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Re: [neoplatonism] Re: Divine Darkness

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  • Andy K.
    ... Pardon my intrusion, no student of Ancient Philosophy am I, but this sounds very un-Plotinian: Plotinus reminds us time and again that the One is without
    Message 1 of 13 , May 31, 2004
      Melanie Brawn Mineo wrote:
      > Reiner Shürmann puts forth: the One, as no-thing (me on) and to-be
      > (to einai) "is best described as event" . . . . The One _is_ the
      > directionality of all things. As such, it is primordial time" ("The
      > One: Substance or Function?", in NEOPLATONISM AND NATURE, ed. M.
      > Wagner, SUNY Press: 2002, pp. 162-164).

      Pardon my intrusion, no student of Ancient Philosophy am I, but this sounds
      very un-Plotinian: Plotinus reminds us time and again that the One is
      without attributes, even oneness, and that time is characteristic of
      Universal Soul, Nous being timeless. On the latter point, I'm often confused
      by his "other" claim that there *is* change in Nous, and it is "boiling with
      life", so I may be wrong. If anybody would care to clear up my confusion
      then I would be indebted.
    • Melanie Brawn Mineo
      Since I don t usually get involved in these sorts of conversations, preferring drive-by interjections, please attribute all errors to beginner s mind.... Thank
      Message 2 of 13 , Jun 1, 2004
        Since I don't usually get involved in these sorts of conversations,
        preferring drive-by interjections, please attribute all errors to
        beginner's mind.... Thank you.

        Schürmann's article, to me, is _very_ interesting, simply perhaps
        because it shakes things up a bit. It first (?) appeared in
        NEOPLATONISM AND NATURE (2002), with an extended version to be found
        in his BROKEN HEGEMONIES (Indiana Univ Pr: 2003)—both posthumously.

        S. delineates an understanding of the difference between ONE
        (non-being) and NOUS/MIND (being) as being the difference between a
        verb and a noun. Plotinus himself never equates to hen with to einai,
        he says, however, a later Neoplatonist called "Anonymous of Turino,"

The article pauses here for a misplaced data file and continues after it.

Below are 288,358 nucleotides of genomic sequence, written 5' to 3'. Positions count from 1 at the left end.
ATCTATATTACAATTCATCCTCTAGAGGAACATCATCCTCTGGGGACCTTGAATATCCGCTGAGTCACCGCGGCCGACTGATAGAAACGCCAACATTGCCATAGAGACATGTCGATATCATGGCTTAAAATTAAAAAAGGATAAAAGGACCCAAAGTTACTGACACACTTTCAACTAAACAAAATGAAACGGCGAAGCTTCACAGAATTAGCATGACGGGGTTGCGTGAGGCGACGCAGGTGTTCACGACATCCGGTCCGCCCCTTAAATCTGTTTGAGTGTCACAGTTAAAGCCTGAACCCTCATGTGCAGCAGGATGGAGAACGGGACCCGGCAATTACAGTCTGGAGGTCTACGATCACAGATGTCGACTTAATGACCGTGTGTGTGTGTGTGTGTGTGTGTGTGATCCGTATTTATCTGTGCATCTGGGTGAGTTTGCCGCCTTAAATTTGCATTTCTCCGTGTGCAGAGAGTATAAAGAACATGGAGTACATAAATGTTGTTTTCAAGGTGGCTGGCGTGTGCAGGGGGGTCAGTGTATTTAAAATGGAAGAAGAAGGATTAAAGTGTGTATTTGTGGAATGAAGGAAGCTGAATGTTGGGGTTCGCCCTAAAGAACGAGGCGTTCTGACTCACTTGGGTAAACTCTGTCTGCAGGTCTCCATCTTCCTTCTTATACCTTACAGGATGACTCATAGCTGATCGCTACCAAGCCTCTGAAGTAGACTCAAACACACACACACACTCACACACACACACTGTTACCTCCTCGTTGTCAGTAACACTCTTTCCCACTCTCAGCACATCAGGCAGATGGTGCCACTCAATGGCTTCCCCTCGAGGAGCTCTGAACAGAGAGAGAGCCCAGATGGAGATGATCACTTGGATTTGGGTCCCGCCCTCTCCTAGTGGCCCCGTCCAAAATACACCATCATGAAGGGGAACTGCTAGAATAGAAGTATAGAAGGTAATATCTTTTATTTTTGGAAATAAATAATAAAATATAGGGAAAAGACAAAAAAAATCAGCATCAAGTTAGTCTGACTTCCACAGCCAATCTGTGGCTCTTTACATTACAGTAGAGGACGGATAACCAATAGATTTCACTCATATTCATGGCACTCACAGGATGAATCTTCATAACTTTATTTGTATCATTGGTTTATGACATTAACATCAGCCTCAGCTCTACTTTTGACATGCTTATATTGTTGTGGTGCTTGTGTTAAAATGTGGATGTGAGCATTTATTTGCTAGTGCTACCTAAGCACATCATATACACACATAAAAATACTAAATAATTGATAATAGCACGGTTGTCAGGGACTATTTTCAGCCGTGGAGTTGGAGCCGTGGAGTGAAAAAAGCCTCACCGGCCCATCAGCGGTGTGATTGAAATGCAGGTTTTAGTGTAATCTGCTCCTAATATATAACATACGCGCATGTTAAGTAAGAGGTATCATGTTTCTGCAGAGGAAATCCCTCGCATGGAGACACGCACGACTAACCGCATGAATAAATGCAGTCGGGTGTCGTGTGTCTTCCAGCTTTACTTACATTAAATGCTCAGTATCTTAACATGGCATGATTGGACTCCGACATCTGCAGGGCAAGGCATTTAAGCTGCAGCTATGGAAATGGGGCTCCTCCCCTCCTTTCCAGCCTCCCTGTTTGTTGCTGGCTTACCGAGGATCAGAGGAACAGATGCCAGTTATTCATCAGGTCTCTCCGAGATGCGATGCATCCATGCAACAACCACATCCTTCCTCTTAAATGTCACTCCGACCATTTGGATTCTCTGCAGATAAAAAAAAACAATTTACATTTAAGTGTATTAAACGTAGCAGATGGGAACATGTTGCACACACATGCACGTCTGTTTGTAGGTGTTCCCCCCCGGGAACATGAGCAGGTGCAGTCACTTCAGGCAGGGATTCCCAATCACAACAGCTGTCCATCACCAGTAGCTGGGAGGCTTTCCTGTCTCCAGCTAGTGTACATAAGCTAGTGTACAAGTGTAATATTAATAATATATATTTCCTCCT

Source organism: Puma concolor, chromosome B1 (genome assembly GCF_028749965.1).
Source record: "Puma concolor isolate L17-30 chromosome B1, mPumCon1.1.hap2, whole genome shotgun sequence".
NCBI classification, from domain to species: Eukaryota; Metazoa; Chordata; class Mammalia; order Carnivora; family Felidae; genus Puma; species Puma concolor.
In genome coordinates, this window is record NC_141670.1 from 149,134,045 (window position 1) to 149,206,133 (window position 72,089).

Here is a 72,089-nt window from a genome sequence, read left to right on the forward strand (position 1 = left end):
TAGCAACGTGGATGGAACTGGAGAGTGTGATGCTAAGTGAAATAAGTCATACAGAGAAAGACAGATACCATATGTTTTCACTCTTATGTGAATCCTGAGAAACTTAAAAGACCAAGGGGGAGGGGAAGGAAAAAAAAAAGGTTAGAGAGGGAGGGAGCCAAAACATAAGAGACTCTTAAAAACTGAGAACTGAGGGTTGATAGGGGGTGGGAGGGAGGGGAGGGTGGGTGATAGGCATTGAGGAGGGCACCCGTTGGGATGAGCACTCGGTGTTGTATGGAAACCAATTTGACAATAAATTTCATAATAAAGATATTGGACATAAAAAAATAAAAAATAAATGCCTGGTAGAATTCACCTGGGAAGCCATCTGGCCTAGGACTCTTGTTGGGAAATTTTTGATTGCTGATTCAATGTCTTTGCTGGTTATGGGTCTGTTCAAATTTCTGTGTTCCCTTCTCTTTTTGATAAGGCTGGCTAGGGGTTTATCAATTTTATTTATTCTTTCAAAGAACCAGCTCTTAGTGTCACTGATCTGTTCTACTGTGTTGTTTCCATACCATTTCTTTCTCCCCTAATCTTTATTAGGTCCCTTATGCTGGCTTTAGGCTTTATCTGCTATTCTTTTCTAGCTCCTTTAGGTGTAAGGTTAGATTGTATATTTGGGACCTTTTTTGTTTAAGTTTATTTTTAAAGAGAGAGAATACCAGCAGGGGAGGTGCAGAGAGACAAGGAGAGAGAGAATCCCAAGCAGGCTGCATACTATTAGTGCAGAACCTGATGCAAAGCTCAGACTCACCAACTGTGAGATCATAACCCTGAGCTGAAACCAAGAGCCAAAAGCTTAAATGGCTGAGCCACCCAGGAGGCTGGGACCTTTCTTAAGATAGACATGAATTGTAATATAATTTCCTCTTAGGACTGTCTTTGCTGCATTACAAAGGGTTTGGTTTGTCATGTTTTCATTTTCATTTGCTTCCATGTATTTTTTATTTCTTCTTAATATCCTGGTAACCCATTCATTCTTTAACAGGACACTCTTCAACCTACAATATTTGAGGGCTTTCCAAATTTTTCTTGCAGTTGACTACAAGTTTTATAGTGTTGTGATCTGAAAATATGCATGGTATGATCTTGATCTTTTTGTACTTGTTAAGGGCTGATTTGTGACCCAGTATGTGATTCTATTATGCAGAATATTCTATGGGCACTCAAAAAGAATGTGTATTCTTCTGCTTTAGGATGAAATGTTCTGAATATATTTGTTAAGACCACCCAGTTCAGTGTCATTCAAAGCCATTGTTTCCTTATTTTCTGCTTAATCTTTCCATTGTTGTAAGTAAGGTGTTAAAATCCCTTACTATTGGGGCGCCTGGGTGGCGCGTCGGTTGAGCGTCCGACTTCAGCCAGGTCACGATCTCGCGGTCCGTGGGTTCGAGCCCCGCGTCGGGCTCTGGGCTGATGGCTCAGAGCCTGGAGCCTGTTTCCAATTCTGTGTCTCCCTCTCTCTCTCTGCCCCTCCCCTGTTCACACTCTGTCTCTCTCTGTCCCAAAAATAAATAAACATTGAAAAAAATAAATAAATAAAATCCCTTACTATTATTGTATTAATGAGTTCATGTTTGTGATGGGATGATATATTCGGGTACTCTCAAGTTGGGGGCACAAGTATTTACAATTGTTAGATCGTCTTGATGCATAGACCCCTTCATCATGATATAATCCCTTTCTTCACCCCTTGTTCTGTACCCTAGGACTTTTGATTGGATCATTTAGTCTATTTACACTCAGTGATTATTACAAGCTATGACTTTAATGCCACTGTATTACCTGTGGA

writes: "The One that is beyond substance (ousia) and beyond being
        (ontos) is neither being, nor substance, nor act, but rather it acts
        and is itself pure acting, so that it is itself "the to be" (to
        einai), that which is prior to being (ontos)"(N & N, 159).

        This striking text, he says, states the ontological difference between
        the first and second hypostases as being "clearly expressed as the
        difference between 'to be' and 'a being'; between the indeterminate or
        pure 'is' and determinate sum of all beings; between the verbal and
        the nominal participle" (N & N, 160).

        Re the ONE/Primordial Time, he discusses this in the context of
        Heidegger's Ereignis—a notion he acknowledges as heretical within the
        context of Neoplatonism—but which, he adds, may allow us to raise the
        question of the _temporality_ (my emphasis) of the ONE. Perhaps our
        Heidegger experts in the group (you know who you are!) can elucidate? M


        --- In neoplatonism@yahoogroups.com, "Andy K." <a.a553@n...> wrote:
        > Melanie Brawn Mineo wrote:
        > > Reiner Schürmann puts forth: the One, as no-thing (me on) and to-be
        > > (to einai) "is best described as event" . . . . The One _is_ the
        > > directionality of all things. As such, it is primordial time" ("The
        > > One: Substance or Function?", in NEOPLATONISM AND NATURE, ed. M.
        > > Wagner, SUNY Press: 2002, pp. 162-164).
        >
        > Pardon my intrusion, no student of Ancient Philosophy am I, but this
        sounds
        > very un-Plotinian: Plotinus reminds us time and again that the One is
        > without attributes, even oneness, and that time is characteristic of
        > Universal Soul, Nous being timeless. On the latter point, I'm often
        confused
        > by his "other" claim that there *is* change in Nous, and it is
        "boiling with
        > life", so I may be wrong. If anybody would care to clear up my confusion
        > then I would be indebted.
      • Giannis Stamatellos
        Bruno s position on the identity of Matter with the One appears in the fourth chapter of his work Cause, Principle and Unity. In this chapter, Bruno identifies
        Message 3 of 13 , Jun 2, 2004
          Bruno's position on the identity of Matter with the
          One appears in the fourth chapter of his work Cause,
          Principle and Unity. In this chapter, Bruno identifies
          the Plotinian sensible matter with intelligible
          matter. Actually, Wallis observes Bruno's argument and
          correctly mentions that on this identification he goes
          one step further than the ancient Neoplatonists.
          Within this framework, as you correctly point out, the
          Neoplatonic influence to later philosophical tradition
          appears to have multi-divergent undiscovered aspects.

          Best
          Giannis





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